Boston College thinks a healthier offensive line can revive its struggling running game this year

Winning just three games qualifies as a disappointment at Boston College.

Doing it while unable to run the ball is an affront for a program that likes to think of itself as “O-Line U.”

The school that has sent a steady stream of guards and tackles to the NFL — along with several of the backs they blocked for — ran for its fewest yards since at least 1955 last season. The Eagles failed to produce a single 100-yard rushing game for the first time since 1990.

“At BC you have to run the ball, and we’re going to run the ball. The key to our team, the strength of our team needs to be the O-line, and it will be the O-line,” coach Jeff Hafley said.

BC (3-9, 2-6 Atlantic Coast Conference) took a step back in 2022 after winning six games in each of Hafley’s first two seasons. And the troubles on the offensive line were a big part of the problem.

Injuries doomed a unit that came into the season with a collective experience of just four starts. In all, the offensive linemen missed a total of 33 games, 55% of all possible starts.

The shuffling gave several backups opportunities to play. And now they’re back, with game experience: As the Eagles prepare for their Sept. 2 opener against Northern Illinois, they already have 124 starts on the offensive line.

They’ll be protecting quarterback Emmett Morehead and clearing holes for Pat Garwo III, who topped 1,000 yards in 2021 but had only 402 last year. As a team, BC totaled just 759 rushing yards, or 63 per game.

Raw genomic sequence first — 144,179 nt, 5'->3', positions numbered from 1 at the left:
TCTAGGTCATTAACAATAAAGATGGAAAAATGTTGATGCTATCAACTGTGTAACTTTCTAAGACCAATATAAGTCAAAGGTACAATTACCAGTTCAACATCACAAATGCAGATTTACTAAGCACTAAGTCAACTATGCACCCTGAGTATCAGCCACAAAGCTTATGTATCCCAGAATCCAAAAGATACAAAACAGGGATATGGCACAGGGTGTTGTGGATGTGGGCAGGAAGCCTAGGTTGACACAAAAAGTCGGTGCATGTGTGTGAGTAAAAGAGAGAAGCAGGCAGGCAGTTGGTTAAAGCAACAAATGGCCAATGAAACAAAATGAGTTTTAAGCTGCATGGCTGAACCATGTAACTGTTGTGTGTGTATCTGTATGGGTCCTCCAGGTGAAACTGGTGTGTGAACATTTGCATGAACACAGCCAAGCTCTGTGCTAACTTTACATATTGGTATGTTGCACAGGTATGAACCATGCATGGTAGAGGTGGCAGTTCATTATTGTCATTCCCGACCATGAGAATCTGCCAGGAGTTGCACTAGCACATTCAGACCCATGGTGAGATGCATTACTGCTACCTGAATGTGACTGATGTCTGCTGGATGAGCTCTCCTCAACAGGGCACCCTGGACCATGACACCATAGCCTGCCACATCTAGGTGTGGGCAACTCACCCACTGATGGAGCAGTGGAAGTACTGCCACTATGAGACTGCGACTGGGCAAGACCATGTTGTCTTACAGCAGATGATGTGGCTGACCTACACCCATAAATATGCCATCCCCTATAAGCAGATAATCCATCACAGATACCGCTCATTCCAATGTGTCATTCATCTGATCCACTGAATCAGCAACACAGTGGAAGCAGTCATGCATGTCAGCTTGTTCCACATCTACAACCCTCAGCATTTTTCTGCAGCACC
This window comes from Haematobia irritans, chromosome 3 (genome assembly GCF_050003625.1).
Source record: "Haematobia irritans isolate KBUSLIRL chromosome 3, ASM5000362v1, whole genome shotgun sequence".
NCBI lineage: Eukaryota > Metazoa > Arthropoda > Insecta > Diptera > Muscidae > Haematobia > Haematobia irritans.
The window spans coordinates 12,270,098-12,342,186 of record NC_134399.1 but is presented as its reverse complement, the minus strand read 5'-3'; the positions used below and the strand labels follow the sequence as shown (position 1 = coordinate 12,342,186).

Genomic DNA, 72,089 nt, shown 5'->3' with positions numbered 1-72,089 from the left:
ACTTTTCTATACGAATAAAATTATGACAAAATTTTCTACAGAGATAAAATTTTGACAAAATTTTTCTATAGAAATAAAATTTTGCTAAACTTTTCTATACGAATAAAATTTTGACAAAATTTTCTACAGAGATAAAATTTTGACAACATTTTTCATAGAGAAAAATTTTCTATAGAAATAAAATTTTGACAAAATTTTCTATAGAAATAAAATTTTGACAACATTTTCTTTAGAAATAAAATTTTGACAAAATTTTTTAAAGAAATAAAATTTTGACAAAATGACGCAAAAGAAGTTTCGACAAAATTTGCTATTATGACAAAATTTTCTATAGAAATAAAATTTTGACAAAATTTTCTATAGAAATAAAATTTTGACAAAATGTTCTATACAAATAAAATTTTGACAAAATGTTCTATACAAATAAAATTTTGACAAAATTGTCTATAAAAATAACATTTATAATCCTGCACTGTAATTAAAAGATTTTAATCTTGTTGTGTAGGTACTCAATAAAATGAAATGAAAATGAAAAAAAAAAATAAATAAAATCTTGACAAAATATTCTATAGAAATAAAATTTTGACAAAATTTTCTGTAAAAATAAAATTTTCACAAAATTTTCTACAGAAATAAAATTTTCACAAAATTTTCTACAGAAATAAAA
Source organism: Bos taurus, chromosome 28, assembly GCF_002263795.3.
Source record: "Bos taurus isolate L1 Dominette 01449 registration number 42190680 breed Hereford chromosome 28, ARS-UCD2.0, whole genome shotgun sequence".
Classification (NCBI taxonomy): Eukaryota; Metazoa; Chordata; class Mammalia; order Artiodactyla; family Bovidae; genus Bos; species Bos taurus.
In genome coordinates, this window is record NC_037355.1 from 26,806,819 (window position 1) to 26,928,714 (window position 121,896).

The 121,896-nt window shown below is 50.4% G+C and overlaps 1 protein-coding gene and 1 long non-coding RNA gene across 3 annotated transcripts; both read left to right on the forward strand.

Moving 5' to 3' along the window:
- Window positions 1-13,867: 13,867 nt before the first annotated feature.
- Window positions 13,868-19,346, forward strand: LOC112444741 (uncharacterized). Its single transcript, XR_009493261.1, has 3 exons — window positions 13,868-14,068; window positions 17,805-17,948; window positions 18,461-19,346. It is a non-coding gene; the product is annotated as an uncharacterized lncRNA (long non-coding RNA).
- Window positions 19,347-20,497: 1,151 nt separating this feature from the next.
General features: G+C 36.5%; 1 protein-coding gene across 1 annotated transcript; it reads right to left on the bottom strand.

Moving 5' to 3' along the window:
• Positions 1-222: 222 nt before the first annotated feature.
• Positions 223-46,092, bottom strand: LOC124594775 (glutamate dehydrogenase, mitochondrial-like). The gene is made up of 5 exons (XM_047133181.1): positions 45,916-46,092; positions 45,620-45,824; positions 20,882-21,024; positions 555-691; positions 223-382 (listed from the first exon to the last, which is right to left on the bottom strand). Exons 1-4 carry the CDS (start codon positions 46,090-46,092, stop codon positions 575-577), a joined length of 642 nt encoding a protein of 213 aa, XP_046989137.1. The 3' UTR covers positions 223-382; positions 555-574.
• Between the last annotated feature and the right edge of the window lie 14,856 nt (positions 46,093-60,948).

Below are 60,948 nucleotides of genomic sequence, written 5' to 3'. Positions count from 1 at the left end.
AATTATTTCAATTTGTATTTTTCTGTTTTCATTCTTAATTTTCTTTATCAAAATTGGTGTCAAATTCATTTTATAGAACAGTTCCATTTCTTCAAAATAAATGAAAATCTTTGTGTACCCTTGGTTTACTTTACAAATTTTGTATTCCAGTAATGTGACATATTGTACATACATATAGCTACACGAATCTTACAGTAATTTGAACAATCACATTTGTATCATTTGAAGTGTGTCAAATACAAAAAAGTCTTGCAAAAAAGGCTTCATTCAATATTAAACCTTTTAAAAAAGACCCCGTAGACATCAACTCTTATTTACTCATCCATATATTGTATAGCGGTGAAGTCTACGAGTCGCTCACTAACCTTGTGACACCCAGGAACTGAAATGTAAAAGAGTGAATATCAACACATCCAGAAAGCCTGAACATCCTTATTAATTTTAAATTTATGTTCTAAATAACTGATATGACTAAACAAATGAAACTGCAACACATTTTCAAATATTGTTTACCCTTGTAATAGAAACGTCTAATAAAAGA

“Everything that we didn’t have last year, we’re going to have this year. I promise,” tackle Christian Mahogany said. “It’s going to be nasty football. People aren’t going to like it. But I will, no doubt.”


Four years after BC fired Steve Addazio because he seemed stuck on seven victories, Hafley might need to win that many to save his job.

The former Ohio State assistant has been winning the recruiting season, with the last two classes the highest rated in program history. It’s time for that to translate into victories on the field.

Last year’s team lost to Virginia Tech and Connecticut – for each, it was their only win over a Power 5 opponent— and Rutgers, which beat only one other major conference team. The Eagles got shut out 44-0 by Catholic school rival Notre Dame.

On the positive side, the Eagles beat No. 17 North Carolina State on the road – their first victory over a team in The Associated Press Top 25 since 2014. Two of the losses were by one point, and two others were one-score games in the fourth quarter.

But Hafley’s job could be in jeopardy if he can’t translate those into wins.


After taking over for the oft-injured Phil Jurkovec in Week 9, Morehead has had a full training camp as the starter.

Jurkovec was at Boston College for three seasons after transferring from Notre Dame, but he didn’t finish any of them healthy. Last year, he was injured against UConn on Oct. 29.

Morehead took it from there, completing 103 of 171 passes for 1,133 yards for the season.

“It’s only up from here,” Morehead said. “Last year was as hard as hopefully I can go through in my career, honestly.”


Thousand-yard receiver Zay Flowers is gone, drafted No. 22 overall by the Baltimore Ravens. The Eagles hope Central Florida transfer Ryan O’Keefe can replace him.

O’Keefe had 2,002 receiving yards and 15 touchdowns in four seasons with the Knights.

“I don’t want to compare anyone to Zay. Zay was special, and until someone proves it, I’m not going to make those comparisons,” Hafley said. “Ryan can fly. … He might be one of the fastest players in the ACC.”


BC will finish its season against Miami on the Friday after Thanksgiving, harkening back to the 1984 duel that BC won 47-45 when Doug Flutie threw a 48-yard Hail Mary to Gerard Phelan as time expired.

Flutie passed for 472 yards and three touchdowns in the game; Miami’s Bernie Kosar threw for 447 yards and two TDs. The play became known as “Hail Flutie,” and it helped clinch the Heisman Trophy for the BC quarterback.

Both schools were independents in 1984; now they’re in the ACC. The ’84 game was in Miami; the Nov. 24 game this year will be in Chestnut Hill, where there is a statue of Flutie rearing back to throw outside Alumni Stadium.

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